JOBS Act Establishes New Thresholds for Registration Under the Exchange Act May 9, 2012

by Foley Hoag LLP

[authors: Paul Bork, Dean F. Hanley, and Jason Steinman]

On April 5, 2012, the JOBS Act was signed into law, culminating a bipartisan effort by Congress to ease restrictions on capital raising that have affected and guided companies and investors for decades. This alert focuses on the changes effected by the JOBS Act to the registration and deregistration thresholds under the Securities Exchange Act of 1934 (the “Exchange Act”), and incorporates the additional guidance provided by the SEC Division of Corporation Finance on April 11, 2012, regarding certain practical implications of these changes for bank holding companies and non-bank issuers. These changes provide new opportunities for issuers to raise capital without registering under the Exchange Act and incurring the reporting and compliance obligations incident to registration.

Registration Under the Exchange Act
Previously, a company with total assets exceeding $10,000,000 with a class of equity security “held of record” by 500 or more holders was required to register under the Exchange Act, even if the company has never sold securities publicly. Registering under the Exchange Act subjects an issuer to filing annual and quarterly reports, to disclosure and to procedures with respect to solicitation of shareholder votes and effecting certain transactions with shareholders. The JOBS Act raises the registration threshold to 2,000 holders for banks and bank holding companies and to 500 non-accredited investors or 2,000 holders for other issuers. These increased thresholds allow companies to issue unregistered securities to an increased number of accredited investors, and, in the case of banks and bank holding companies, to unaccredited investors as well. The JOBS Act does not reference how changes in an investor’s accredited status should be handled, an issue which the SEC is likely to address in subsequent rule-making.

Holders of Record
The JOBS Act amends the definition of “held of record” to exclude securities held by persons who received such securities pursuant to an employee compensation plan in transactions exempt from the registration requirements of the Securities Act. The JOBS Act also directs the SEC to adopt safe harbor provisions to allow issuers to determine that securities are held by holders who received them pursuant to an employee compensation plan and that such securities were received in transactions exempt from the registration requirements of the Securities Act. A major unresolved issue, which is likely to be addressed by the SEC, is the extent to which holders of securities received pursuant to an employee compensation plan and subsequently transferred, through inheritance or otherwise, may properly be excluded. The Division of Corporation Finance indicated initially that holders of securities received pursuant to an employee compensation plan may be excluded although the holder’s employment with the issuer has ceased.

The term “held of record,” continues to disregard beneficial holders who hold securities through nominees, such as brokerage firms and banks, counting only the securities intermediaries in whose name the securities are held, although the SEC retains the authority to count the beneficial holders if the form in which the securities are held is knowingly used to circumvent registration. The JOBS Act commissions an SEC study to determine if additional enforcement tools are needed to enforce this substance-over-form authority.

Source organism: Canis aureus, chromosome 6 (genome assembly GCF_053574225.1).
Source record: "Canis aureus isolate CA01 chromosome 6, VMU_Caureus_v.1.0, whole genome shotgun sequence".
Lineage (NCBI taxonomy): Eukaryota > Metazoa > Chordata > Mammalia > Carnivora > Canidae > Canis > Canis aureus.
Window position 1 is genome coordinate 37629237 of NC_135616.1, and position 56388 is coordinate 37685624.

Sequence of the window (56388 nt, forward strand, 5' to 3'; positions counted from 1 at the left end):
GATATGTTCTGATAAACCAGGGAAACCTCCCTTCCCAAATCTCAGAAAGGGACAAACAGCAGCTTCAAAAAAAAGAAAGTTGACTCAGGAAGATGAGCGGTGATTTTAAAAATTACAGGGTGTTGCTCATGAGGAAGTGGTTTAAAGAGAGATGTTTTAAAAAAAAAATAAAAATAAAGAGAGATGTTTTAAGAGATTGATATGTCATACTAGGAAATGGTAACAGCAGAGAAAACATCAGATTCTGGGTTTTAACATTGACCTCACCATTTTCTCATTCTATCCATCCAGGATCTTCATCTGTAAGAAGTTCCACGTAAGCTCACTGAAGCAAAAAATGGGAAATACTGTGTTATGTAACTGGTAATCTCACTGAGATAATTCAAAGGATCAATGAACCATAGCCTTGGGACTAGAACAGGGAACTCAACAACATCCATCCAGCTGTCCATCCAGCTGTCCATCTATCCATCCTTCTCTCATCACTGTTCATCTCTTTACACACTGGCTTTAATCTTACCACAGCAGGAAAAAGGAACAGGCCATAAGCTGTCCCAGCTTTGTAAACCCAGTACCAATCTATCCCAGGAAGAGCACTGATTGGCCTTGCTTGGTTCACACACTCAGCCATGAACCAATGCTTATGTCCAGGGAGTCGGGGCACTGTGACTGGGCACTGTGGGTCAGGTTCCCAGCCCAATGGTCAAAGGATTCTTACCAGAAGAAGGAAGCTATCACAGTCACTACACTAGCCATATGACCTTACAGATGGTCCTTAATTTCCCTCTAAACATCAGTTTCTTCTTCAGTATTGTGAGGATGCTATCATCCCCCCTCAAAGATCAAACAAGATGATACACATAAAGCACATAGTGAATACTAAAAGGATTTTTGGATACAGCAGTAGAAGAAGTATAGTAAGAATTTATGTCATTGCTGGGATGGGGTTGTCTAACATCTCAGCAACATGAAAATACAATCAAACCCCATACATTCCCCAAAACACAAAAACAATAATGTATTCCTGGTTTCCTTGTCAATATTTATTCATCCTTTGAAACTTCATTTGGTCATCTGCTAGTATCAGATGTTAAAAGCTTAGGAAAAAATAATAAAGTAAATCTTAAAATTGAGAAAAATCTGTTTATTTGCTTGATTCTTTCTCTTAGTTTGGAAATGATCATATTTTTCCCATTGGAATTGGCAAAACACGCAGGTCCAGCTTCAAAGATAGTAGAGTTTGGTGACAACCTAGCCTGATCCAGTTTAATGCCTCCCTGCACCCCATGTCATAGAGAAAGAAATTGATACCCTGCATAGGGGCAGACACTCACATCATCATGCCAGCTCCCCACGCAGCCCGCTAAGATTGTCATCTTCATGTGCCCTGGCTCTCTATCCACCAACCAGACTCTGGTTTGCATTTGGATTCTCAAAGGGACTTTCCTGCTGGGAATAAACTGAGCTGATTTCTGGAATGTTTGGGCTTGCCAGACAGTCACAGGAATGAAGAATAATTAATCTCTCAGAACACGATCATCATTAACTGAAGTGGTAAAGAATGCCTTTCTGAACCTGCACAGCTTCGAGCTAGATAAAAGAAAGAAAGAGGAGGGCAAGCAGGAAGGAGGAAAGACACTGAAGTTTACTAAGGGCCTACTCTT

Effects on Pending Registration Obligations
For an issuer with a registration obligation triggered as of a fiscal year-end before the passage of the JOBS Act (April 5, 2012) that would not trigger a registration obligation under the amended holders of record threshold in the JOBS Act, the Division of Corporation Finance indicated that (a) if the issuer had not filed an Exchange Act registration statement with respect to such securities, such issuer was no longer required to do so, (b) if the issuer had filed an Exchange Act registration statement, but such registration statement had not yet become effective, such issuer could withdraw the registration statement and (c) if the issuer had filed a registration statement that became effective, such issuer would need to continue registration unless otherwise eligible to deregister.

Crowd Funding
The JOBS Act directs the SEC within 270 days to adopt regulations that exclude securities issued pursuant to the newly established “crowd funding” exemption from the new thresholds. Once these regulations are promulgated, issuers of crowd funding securities will need to determine how to track securities, possibly through a separate CUSIP, so that their holders may be properly excluded.

Deregistration Under the Exchange Act
The JOBS Act also lowers the threshold for Exchange Act deregistration for banks and bank holding companies. Previously, in order to deregister under the Exchange Act, an issuer was required to have fewer than 300 shareholders of record. For a bank or bank holding company, this threshold has been increased to fewer than 1,200 shareholders of record. The threshold remains at 300 shareholders of record for other issuers. Taken together, the adjusted thresholds for registration and deregistration allow banks and bank holding companies who met the $10,000,000 asset test and crossed the 300 shareholder threshold before the passage of the JOBS Act and currently have less than 1,200 shareholders to deregister, but does not allow other issuers to take similar action.


Written by:

Foley Hoag LLP

Foley Hoag LLP on:

Readers' Choice 2017
Reporters on Deadline

"My best business intelligence, in one easy email…"

Your first step to building a free, personalized, morning email brief covering pertinent authors and topics on JD Supra:
Sign up using*